It is difficult to read early Islamic writings on love without reflecting on how love unites us - and there is no better proof of this than Ibn Hazm's treatise on the art and practice of Arab love, The Ring of the Dove. Ibn Hazm was born in 994 in Cordova, where Islam had been established for nearly 300 years. With a potent mixture of scholarship, anecdote, self-disclosure and poetry, Ibn Hazm explores nearly every aspect of love: how you can tell when someone is in love, the perils of succumbing to love at first sight, "breaking up", and so on. Remarkably, there is even an alarmingly modern aside in which Ibn Hazm writes "Let me add a personal touch" and proceeds to explain his preference for "blondes".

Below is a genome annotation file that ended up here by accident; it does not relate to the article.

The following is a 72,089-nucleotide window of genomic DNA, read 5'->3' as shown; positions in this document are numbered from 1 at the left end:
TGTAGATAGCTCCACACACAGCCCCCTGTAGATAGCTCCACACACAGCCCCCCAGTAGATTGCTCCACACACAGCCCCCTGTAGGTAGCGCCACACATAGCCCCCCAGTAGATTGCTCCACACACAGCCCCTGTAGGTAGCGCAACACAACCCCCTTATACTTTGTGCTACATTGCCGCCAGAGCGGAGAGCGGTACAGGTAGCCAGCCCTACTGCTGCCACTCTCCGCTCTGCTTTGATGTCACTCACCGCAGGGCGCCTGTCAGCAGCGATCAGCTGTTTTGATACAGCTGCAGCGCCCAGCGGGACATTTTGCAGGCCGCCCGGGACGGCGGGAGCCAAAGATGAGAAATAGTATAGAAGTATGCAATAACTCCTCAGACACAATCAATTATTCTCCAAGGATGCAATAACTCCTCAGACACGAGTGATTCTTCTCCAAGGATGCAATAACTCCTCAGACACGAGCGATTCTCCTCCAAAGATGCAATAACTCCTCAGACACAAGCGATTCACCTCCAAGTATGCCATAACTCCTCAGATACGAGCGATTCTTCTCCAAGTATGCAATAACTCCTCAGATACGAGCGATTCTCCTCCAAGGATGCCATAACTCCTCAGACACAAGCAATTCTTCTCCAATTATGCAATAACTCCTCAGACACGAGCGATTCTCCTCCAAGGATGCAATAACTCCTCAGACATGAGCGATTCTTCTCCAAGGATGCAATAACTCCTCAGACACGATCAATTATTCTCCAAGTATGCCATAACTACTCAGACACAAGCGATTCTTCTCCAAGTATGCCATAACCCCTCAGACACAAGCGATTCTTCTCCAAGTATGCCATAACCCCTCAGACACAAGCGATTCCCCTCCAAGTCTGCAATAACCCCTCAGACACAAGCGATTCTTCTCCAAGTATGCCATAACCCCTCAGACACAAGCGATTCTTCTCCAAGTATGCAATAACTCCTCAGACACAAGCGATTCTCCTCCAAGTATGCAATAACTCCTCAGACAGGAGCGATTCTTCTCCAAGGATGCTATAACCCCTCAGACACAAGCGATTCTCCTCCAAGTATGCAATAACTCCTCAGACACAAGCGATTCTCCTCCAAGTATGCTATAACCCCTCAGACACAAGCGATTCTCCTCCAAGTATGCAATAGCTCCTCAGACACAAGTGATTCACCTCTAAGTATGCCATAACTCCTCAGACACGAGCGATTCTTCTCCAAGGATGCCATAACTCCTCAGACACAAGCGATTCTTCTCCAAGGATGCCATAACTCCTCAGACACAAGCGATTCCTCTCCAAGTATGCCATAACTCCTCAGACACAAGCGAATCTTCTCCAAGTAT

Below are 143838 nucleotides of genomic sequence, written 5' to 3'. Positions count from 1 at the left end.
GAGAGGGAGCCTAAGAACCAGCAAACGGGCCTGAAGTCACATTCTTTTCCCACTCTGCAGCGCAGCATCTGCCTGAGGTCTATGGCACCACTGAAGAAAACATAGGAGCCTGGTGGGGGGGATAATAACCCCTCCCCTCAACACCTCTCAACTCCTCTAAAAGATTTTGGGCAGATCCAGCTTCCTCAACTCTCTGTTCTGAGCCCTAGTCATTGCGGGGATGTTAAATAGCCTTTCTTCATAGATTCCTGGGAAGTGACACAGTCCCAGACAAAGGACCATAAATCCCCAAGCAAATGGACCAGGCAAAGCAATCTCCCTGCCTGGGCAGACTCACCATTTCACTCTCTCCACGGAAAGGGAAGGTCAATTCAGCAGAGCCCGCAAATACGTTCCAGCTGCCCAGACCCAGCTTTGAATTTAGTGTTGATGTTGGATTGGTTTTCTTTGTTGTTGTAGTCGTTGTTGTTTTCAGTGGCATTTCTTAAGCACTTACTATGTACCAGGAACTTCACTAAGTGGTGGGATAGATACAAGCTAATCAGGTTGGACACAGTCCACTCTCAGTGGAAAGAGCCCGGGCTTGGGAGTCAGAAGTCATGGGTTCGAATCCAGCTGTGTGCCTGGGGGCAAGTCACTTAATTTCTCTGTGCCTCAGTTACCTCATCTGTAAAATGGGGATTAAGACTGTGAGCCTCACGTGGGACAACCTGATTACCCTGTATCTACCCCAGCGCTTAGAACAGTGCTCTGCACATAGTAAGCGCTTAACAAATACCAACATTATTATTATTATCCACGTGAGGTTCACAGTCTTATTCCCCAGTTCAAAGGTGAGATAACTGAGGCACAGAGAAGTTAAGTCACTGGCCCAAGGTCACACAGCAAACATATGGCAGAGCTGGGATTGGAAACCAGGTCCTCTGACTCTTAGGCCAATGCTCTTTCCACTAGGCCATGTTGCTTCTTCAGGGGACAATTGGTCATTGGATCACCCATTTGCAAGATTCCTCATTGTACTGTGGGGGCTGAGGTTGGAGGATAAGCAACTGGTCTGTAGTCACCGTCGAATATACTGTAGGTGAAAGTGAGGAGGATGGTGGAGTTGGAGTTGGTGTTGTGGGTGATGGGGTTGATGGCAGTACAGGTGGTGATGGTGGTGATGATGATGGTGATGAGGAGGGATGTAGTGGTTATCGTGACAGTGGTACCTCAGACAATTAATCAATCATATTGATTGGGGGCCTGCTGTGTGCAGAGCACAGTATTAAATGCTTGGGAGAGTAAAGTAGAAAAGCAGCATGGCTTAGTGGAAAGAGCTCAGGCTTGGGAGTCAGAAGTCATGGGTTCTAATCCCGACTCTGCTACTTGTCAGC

Inviting the reader into his confidence, he is remarkably good company - witty, observant and wise. That a man raised a thousand years ago in an alien culture can still function as a tolerably good agony uncle is reassuring. It would seem that in matters of love (and weakness for a certain hair colour), man-kind has always been in the same predicament.
The Jungian psychoana- lyst Robert Johnson said: "Romantic love is the single greatest energy system in the western psyche." And he is almost certainly right. As a culture, we have become completely obsessed with love. Books, magazines, pop songs, advertisements, films, opera, plays and paintings reflect our inexhaustible appetite for all things romantic.
Islam's most successful export, then, is not fundamentalism but romance. When we declare our love, the crescent moon rises, Venus burns like sulphur, and the air is scented with rose water and jasmine.
Frank Tallis is a novelist and clinical psychologist. His new book, Love Sick: love as a mental illness, is published by Random House